I write about the war because the war was my entire childhood. There is no separation. When you are born into a war, as opposed to being an adult in a war, or going to participate in a war, or discussing and strategizing about war from a distance, your perceptions and conclusions are different.
One thing is, as a child, you think war is the whole world’s reality, and ideas that things are not blowing up everywhere else, or people living peacefully and going about their normal everyday lives, seem very foreign to you. The Lebanese war was particularly insane, because it was not a war where two sides are fighting each other: one good and one bad and ideally you belong to the good side. It was more than fifteen sides fighting each other, and several countries playing out their wars through Lebanon. To a child that’s not insanity, it is: I want to watch the tanks, I want to run to the highest hill to watch war planes in action, I want to sit with adults to hear about what happened today, I want to play with the new weapons, I want to shoot an RPG. I still want to shoot an RPG by the way.
When something particularly tragic happens, as in a whole hospital pancaked from the sky, or your town gets targeted for no reason- missile explosions are really really really loud- you, even as a child, think of the person who pressed that button, from distance, and wiped out a whole neighborhood. You also think of the people left behind, and their pain. You witness the best of humanity, and it’s worst, simultaneously. You learn a lot about people in their raw states.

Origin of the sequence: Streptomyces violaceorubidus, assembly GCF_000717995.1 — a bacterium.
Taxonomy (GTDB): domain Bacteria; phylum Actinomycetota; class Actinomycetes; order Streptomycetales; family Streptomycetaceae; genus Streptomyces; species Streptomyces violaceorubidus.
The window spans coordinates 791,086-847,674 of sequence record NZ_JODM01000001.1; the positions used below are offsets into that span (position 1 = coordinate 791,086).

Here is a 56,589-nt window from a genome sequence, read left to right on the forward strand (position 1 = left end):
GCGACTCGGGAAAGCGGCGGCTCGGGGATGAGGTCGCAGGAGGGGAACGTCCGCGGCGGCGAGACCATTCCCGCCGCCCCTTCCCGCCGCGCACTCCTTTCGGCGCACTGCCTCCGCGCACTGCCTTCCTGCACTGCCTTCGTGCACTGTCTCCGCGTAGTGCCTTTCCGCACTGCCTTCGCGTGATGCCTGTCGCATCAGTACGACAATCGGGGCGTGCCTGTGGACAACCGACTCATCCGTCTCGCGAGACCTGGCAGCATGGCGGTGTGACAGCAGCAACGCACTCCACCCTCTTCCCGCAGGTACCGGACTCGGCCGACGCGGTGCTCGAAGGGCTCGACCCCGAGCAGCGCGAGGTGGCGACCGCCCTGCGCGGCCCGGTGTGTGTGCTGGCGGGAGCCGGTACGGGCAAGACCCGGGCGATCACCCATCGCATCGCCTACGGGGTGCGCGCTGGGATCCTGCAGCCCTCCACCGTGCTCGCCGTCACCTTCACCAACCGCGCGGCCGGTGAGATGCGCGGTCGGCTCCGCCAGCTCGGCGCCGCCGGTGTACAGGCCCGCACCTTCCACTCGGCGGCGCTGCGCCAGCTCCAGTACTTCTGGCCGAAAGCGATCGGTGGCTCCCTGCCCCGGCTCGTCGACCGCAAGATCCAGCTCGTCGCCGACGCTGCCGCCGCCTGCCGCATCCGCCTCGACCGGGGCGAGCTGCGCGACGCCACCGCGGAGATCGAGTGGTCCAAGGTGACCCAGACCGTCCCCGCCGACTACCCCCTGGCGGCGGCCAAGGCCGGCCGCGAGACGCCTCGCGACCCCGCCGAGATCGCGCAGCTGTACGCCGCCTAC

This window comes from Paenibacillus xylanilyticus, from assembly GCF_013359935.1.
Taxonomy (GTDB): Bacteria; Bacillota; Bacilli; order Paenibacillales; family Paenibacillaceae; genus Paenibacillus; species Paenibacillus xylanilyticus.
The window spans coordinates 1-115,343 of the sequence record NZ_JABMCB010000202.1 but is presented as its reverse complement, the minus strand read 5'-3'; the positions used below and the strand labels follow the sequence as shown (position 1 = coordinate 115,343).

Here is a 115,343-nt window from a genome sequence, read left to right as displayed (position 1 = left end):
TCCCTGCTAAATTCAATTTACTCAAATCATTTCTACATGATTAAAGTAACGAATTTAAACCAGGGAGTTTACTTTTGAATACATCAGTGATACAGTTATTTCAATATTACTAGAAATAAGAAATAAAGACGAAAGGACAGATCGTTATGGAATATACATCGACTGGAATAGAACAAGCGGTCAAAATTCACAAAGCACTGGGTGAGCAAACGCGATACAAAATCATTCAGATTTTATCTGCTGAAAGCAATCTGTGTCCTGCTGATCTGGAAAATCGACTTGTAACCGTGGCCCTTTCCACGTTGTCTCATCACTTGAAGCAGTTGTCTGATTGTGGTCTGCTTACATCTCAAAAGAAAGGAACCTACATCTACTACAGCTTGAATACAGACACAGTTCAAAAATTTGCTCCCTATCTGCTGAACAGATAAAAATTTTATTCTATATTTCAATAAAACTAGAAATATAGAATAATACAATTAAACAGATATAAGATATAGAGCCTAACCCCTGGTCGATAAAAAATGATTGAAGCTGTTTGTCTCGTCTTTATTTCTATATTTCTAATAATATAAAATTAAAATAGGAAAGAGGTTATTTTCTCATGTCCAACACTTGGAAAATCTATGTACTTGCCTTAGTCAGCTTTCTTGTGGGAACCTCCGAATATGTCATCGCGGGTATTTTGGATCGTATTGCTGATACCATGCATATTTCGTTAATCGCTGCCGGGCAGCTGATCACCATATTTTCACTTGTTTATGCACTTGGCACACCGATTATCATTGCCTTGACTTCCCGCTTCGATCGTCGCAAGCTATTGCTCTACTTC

I was in a small, cold and old bomb shelter, with my whole family, all our neighbors, and all their neighbors. I was staring at the small window with its iron bars, the big rocks making up the walls, the dirt, and waiting for the bombs to blow. Such a small space with so many people, very quiet people. I asked my dad if the walls will fall when the bombs blow. He said no the walls are strong and we are underground. I asked him what if the bombs blew near the window. He said they won’t. I asked him what if they blew near the door and blocked the door. He said they won’t. He said the house is old, but it will hold.
2 thoughts on “Back to the Lebanese Civil War”
Your story reminds me of a movie I just watched “First They Killed my Father”. It is a true story of a child and family in Cambodia during the Kymer Rouge era. Horrific experience for the child. Worth watching on Netflix.
Thanks for the recommendation Don I will watch it for sure!